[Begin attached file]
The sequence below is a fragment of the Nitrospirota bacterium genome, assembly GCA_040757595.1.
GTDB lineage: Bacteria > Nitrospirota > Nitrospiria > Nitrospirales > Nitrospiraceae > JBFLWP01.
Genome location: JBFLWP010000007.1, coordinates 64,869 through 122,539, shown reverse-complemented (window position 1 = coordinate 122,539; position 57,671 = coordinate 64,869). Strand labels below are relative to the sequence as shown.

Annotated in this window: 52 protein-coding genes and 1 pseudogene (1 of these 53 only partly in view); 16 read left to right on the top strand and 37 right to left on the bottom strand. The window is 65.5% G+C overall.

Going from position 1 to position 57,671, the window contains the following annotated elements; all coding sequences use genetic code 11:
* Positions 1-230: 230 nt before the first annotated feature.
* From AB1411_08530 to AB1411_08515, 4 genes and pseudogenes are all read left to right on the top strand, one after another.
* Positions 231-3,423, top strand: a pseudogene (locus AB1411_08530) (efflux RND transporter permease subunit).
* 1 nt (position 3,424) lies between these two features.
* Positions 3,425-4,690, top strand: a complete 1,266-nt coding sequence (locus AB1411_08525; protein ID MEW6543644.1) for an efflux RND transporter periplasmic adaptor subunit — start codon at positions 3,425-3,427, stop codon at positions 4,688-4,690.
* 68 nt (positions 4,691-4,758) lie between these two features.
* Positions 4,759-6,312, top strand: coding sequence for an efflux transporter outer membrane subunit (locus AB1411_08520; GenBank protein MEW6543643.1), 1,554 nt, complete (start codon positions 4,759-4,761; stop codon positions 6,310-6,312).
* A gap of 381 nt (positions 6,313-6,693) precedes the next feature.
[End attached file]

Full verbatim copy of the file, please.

The sequence below is a fragment of the Nitrospirota bacterium genome, assembly GCA_040757595.1.
GTDB lineage: Bacteria > Nitrospirota > Nitrospiria > Nitrospirales > Nitrospiraceae > JBFLWP01.
Genome location: JBFLWP010000007.1, coordinates 64,869 through 122,539, shown reverse-complemented (window position 1 = coordinate 122,539; position 57,671 = coordinate 64,869). Strand labels below are relative to the sequence as shown.

Annotated in this window: 52 protein-coding genes and 1 pseudogene (1 of these 53 only partly in view); 16 read left to right on the top strand and 37 right to left on the bottom strand. The window is 65.5% G+C overall.

Going from position 1 to position 57,671, the window contains the following annotated elements; all coding sequences use genetic code 11:
* Positions 1-230: 230 nt before the first annotated feature.
* From AB1411_08530 to AB1411_08515, 4 genes and pseudogenes are all read left to right on the top strand, one after another.
* Positions 231-3,423, top strand: a pseudogene (locus AB1411_08530) (efflux RND transporter permease subunit).
* 1 nt (position 3,424) lies between these two features.
* Positions 3,425-4,690, top strand: a complete 1,266-nt coding sequence (locus AB1411_08525; protein ID MEW6543644.1) for an efflux RND transporter periplasmic adaptor subunit — start codon at positions 3,425-3,427, stop codon at positions 4,688-4,690.
* 68 nt (positions 4,691-4,758) lie between these two features.
* Positions 4,759-6,312, top strand: coding sequence for an efflux transporter outer membrane subunit (locus AB1411_08520; GenBank protein MEW6543643.1), 1,554 nt, complete (start codon positions 4,759-4,761; stop codon positions 6,310-6,312).
* A gap of 381 nt (positions 6,313-6,693) precedes the next feature.